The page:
I'd discussed the positions where i wanted to set up the dolly on curved or straight track with my dad at the rechie and so after marking the spot where i wanted to capture the first dolly shot. I let him unpack the curved and straight track while i set up the band on the band stand. I draped each piece of ribbon trailing from one of the instruments or the microphone over the edge of the bandstand, hooking it around the pillars to frame it in the background of the shot. I got the band to stand towards the back of the bandstand facing the steps up to it because the ribbon would have been too taught otherwise. I didn't want to restrict the movements of my performers, particularly Emma, too much and having looser ribbon meant it could be catched by the breeze and add to the atmosphere and colours on display for the band performance. I felt it was important to make sure the ribbon, as running motif, featured prominently within the bands performance so that like in the Sleater Kinney video for Jumpers it is the details in the aesthetics of the background that link the band to the narrative.
A piece of track that the dolly went on. With so much equipment
scattered around the place I had to be careful when shooting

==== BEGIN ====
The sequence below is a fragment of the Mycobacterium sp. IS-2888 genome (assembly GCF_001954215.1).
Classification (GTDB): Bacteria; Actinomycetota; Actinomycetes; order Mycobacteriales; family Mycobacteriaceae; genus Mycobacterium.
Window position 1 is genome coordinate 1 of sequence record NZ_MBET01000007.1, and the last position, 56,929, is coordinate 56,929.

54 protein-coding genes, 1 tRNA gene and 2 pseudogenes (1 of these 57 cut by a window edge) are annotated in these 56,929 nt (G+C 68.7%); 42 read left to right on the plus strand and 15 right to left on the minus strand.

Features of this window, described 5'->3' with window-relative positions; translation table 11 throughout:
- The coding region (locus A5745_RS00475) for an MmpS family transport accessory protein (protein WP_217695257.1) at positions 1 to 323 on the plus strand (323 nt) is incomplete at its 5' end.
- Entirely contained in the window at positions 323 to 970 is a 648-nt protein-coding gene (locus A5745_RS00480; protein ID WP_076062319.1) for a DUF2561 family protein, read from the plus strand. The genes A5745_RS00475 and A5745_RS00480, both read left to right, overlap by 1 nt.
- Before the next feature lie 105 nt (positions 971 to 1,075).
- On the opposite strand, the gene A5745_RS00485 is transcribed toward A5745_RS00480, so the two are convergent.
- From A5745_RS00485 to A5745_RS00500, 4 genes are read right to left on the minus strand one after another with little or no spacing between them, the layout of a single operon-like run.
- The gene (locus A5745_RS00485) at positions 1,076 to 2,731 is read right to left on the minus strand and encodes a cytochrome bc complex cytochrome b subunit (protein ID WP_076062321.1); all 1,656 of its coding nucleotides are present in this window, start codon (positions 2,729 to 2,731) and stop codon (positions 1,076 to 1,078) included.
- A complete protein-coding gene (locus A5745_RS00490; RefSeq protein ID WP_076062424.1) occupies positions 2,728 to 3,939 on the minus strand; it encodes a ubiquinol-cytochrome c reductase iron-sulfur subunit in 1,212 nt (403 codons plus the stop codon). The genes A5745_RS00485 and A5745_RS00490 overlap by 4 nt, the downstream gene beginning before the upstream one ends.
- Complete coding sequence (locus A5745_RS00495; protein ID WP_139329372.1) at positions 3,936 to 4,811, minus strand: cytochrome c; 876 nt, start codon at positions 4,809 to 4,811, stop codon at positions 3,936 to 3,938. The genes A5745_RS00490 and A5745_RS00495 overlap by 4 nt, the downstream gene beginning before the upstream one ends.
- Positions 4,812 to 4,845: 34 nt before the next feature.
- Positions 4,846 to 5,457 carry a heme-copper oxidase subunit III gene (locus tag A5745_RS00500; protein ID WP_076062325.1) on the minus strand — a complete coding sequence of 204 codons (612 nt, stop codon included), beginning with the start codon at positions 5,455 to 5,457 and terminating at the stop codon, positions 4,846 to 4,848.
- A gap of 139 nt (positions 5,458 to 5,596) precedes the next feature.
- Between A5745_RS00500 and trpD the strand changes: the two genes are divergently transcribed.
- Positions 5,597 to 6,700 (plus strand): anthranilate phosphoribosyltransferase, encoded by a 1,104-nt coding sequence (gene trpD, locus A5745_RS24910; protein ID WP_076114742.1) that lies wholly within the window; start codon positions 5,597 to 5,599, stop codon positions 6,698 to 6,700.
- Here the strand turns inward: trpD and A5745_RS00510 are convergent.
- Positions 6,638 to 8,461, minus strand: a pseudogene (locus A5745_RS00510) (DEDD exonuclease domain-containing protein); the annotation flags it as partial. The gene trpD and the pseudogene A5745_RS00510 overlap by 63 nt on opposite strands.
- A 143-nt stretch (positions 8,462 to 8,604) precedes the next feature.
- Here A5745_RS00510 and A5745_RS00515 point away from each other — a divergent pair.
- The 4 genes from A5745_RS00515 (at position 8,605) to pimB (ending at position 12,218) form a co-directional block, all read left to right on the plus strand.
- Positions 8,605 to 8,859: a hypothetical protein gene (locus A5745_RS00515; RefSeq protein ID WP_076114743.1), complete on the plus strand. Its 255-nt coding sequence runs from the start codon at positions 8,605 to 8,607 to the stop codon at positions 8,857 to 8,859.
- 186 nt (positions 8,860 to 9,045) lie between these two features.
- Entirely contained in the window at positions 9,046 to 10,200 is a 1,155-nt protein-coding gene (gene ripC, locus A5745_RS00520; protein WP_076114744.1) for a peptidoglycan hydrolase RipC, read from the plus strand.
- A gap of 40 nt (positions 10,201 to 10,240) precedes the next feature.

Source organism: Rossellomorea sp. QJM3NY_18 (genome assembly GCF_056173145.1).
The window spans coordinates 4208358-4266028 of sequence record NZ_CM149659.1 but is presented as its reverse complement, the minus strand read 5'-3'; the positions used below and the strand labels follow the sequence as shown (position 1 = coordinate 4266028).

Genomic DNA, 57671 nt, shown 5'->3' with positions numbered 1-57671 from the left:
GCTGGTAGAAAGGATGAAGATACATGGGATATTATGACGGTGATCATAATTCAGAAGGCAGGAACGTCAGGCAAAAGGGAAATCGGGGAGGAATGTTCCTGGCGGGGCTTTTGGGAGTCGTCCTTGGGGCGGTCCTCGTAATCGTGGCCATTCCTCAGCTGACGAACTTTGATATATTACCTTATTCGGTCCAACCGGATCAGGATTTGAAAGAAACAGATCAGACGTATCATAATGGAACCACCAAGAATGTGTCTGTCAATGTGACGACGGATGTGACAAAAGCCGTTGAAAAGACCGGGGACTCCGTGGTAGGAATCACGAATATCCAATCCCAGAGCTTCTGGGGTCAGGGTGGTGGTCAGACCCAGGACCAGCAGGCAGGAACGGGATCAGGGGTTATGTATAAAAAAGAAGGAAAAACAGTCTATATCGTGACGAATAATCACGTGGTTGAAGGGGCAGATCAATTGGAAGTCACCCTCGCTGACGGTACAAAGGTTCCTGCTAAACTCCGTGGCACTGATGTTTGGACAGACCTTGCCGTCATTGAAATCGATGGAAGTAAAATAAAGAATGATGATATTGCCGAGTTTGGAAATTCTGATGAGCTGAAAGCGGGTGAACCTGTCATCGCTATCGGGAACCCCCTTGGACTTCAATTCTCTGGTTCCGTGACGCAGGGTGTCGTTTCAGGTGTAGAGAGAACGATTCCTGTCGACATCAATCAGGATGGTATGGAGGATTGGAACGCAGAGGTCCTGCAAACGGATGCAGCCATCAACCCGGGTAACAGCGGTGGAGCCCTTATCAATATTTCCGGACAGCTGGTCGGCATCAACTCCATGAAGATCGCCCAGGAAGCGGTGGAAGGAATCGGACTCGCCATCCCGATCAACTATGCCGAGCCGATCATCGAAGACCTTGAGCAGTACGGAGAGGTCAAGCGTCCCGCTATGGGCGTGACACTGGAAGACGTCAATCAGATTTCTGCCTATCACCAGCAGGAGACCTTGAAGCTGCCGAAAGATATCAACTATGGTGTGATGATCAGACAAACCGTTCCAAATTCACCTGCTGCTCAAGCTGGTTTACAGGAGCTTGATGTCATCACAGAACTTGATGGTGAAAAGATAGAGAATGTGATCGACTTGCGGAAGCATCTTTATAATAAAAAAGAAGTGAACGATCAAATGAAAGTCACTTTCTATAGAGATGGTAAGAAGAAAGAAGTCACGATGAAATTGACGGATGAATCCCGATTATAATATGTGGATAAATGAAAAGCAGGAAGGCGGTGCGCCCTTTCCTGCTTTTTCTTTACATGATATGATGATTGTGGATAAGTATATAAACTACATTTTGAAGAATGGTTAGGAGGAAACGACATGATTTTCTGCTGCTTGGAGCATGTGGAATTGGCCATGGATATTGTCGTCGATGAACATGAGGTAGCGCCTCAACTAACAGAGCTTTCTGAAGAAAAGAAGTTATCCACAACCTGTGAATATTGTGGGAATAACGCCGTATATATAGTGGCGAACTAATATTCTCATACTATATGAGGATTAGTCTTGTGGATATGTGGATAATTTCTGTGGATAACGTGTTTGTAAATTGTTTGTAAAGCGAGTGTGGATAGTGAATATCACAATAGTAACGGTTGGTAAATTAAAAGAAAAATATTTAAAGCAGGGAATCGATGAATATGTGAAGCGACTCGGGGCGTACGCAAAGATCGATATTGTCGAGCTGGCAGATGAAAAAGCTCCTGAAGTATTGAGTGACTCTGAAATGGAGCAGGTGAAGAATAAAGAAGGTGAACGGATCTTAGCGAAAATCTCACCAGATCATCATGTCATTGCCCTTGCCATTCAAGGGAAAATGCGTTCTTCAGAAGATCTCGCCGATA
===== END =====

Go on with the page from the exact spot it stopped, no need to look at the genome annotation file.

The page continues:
to avoid it coming into shot. This was a problem particularly
when i shot the band traveling with the bandstand in
the background and unfortunately one or two of those that were
filmed in wide shot were ruined by this.

For opening shot of the band I wanted to use a disguised jump cut with the trail of ribbon followed from the mid shot of Tom's character in doorway right into a trail that becomes the lead for George's guitar. In hindsight for a sequence which i knew would be technically challenging i should have really given it more thought and preparation. At Tom's house i'd used a skateboard as a way of cutting between locations but I was unable to bring the same skateboard to this shoot partly because of logistical reasons and partly because at the time i couldn't see past the point of how out of place this object would look next to the band stand. Like before I used the steadicam to track the ribbon and was reasonably pleased with the results, i liked the end framing of the guitar neck in and out of focus. Though looking back at both clips in the edit suite there were problems with one shot tracking the ribbon forwards and the other one tracking it backwards. It will obviously require an extra effect such as a fade to white to properly make it work. My concern with this is that it will feel too against the tone of the quiet build up of the opening of song. I did a similar shot for the drummer but tried to successfully capture the moment the singing comes in by catching the moment with the camera swinging round from mid shot of drum to close up of singer, after several takes I was reasonably satisfied i'd got what i wanted.

Finding the best method to use the steadicam